The death March 18 of actress Natasha Richardson, two days after she fell during a beginner's lesson at Mont Tremblant, will inevitably fuel the controversy over helmets.
Ms. Richardson was not wearing a helmet. An autopsy found she died from bleeding in her skull caused by the fall she took on the ski slope.
The question arises with renewed vigor: "Do helmets reduce head and neck injuries in skiers and riders?"
The debate is nothing new. In 1997 the American Medical Association presented "Helmets for Recreational Skiing and Other Winter Sports in Children and Adolescents" to the Council on Scientific Affairs. Two years later, the U.S. Consumer Product Safety Commission released their conclusions, "Skiing Helmets - An Evaluation of the Potential to Reduce Head Injury."
Researchers collected data for the AMA study over a 15-year period on all types of skiing injuries at Sugarbush Ski Resort in Vermont, qualifying them by type, severity and age of the rider. At the end of the study, they tallied 11,795 injuries - 2.6 percent "potentially serious head injury" that resulted in skull fractures, concussions, severe brain injuries and death - approximately 0.07 per 1,000 skier days.
Researchers on the Consumer Product Safety Commission study found that of 17,500 total head injuries sustained in 1997, 7,700 could have been prevented or reduced in severity by wearing ski helmets, based on an analysis of the injuries by medical personnel who treated them.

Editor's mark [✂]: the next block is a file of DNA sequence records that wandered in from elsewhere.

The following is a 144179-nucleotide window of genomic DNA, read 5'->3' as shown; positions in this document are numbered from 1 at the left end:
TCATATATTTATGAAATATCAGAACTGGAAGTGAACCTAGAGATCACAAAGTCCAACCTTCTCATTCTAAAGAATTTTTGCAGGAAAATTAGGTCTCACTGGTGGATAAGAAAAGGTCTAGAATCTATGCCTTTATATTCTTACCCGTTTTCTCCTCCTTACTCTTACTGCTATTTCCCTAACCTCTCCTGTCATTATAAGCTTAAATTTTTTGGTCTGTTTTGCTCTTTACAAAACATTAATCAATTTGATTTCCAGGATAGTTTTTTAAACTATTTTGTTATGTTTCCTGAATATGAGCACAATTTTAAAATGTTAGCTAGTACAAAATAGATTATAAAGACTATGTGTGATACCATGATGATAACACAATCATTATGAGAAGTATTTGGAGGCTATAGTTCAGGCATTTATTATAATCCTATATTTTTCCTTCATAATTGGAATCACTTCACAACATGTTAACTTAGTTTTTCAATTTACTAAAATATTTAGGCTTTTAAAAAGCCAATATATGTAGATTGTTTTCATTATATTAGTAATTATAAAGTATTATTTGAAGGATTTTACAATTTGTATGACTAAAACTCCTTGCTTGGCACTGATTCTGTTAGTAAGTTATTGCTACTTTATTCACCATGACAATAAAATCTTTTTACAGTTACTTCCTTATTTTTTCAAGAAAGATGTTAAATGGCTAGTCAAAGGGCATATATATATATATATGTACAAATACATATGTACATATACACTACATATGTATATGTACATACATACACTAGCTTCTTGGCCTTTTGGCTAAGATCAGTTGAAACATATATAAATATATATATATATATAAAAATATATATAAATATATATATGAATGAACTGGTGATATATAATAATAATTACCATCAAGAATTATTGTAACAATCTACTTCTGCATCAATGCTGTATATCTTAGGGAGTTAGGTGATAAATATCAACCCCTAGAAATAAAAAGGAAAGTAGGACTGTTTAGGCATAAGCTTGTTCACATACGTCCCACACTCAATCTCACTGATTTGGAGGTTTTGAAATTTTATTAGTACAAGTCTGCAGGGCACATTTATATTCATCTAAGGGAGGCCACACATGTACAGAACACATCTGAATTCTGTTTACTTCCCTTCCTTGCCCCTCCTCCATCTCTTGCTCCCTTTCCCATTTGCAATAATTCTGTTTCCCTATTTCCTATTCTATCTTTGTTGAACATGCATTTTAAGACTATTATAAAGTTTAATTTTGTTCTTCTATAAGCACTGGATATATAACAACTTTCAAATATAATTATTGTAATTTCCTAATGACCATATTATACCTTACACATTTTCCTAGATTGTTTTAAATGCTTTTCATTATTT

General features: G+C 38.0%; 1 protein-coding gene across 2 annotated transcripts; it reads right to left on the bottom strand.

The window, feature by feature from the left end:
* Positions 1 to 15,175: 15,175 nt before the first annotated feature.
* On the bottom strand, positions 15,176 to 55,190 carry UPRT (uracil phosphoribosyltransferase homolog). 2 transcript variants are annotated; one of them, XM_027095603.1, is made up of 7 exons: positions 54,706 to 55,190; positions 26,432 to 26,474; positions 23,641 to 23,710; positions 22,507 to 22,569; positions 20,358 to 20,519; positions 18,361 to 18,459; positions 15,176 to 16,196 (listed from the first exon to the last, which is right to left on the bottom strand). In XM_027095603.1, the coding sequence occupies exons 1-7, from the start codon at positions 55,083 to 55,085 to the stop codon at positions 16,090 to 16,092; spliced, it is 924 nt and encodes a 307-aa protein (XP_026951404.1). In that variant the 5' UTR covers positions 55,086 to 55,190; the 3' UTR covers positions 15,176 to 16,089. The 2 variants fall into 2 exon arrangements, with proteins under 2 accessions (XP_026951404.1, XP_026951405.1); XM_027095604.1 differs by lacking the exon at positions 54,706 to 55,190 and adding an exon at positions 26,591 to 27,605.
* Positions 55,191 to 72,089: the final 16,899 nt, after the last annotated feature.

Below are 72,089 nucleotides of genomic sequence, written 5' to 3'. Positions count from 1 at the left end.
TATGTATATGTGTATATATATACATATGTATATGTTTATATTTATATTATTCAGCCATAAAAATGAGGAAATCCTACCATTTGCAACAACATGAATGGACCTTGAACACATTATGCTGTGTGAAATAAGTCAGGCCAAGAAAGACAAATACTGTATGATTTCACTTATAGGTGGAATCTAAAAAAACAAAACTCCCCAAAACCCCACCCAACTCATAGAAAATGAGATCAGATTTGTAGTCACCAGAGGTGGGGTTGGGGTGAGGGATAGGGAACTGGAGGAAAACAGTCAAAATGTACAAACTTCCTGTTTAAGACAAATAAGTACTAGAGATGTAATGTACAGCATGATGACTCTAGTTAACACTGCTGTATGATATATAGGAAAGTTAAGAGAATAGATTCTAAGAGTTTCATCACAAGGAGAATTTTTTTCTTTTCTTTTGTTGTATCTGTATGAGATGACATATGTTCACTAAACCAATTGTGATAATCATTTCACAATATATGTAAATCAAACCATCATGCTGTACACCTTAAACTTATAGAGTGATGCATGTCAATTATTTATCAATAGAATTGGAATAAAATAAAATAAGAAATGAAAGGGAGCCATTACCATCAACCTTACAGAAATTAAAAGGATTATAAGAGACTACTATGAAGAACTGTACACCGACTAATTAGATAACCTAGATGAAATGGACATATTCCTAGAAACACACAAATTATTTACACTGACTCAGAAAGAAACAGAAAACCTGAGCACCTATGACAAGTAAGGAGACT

More recent studies indicate that although the total number of injuries is declining, serious head injuries are on the rise due to the increased popularity of the sport and changes in equipment, like shaped skis that encourage skiing at higher speeds. The rise of terrain parks and glade skiing also are factors.
Head injuries are generally classified according to three types of blows: flat (from contact with snow or ice); hemisphere (from trees and lift towers), and edge (from sharp objects like sticks or rocks). The level of protection by the helmet has to do with two other factors: the speed of impact and the ability of the helmet to deflect the blow. Studies show that helmets protect the wearer at speeds less than 12 to 17 mph. Intermediate and expert skiers and riders average over 30 mph. Compounding the problem is the lack of helmet certification standards. Unlike motorcycle helmets that must meet stringent testing standards like Snell Certification, winter sports helmets are often designed with fashion in mind and are not required to meet any standards.
According to a 2007-08 demographic study conducted by the National Ski Areas Association, 43 percent of skiers and snowboarders elect to wear helmets while on the mountain. Use is highest among children under 9, with 70 percent of them put into helmets by parents or ski schools that require them for lessons. Helmet use is at 32 percent among young adults between 18 and 22. Helmet use also follows ability level: 26 percent of beginners wear them, while 55 percent of their advanced counterparts opt to wear lids.
The big question: Should skiers and riders wear helmets? It's a good one. Those against their use see little compelling evidence that wearing helmets saves lives or even reduces risk of serious head and neck injuries. Helmets certainly will not protect the wearer from ill-advised jumps or crashing into trees or lift towers. Those who favor their use say wearing a helmet at least reduces the severity of head injuries, and makes a difference in falls on beginner trails or collisions with other skiers or riders. They say that even a slight risk reduction could mean the difference between serious consequences and living to ski another day, so why not wear them?
The answer remains a personal one.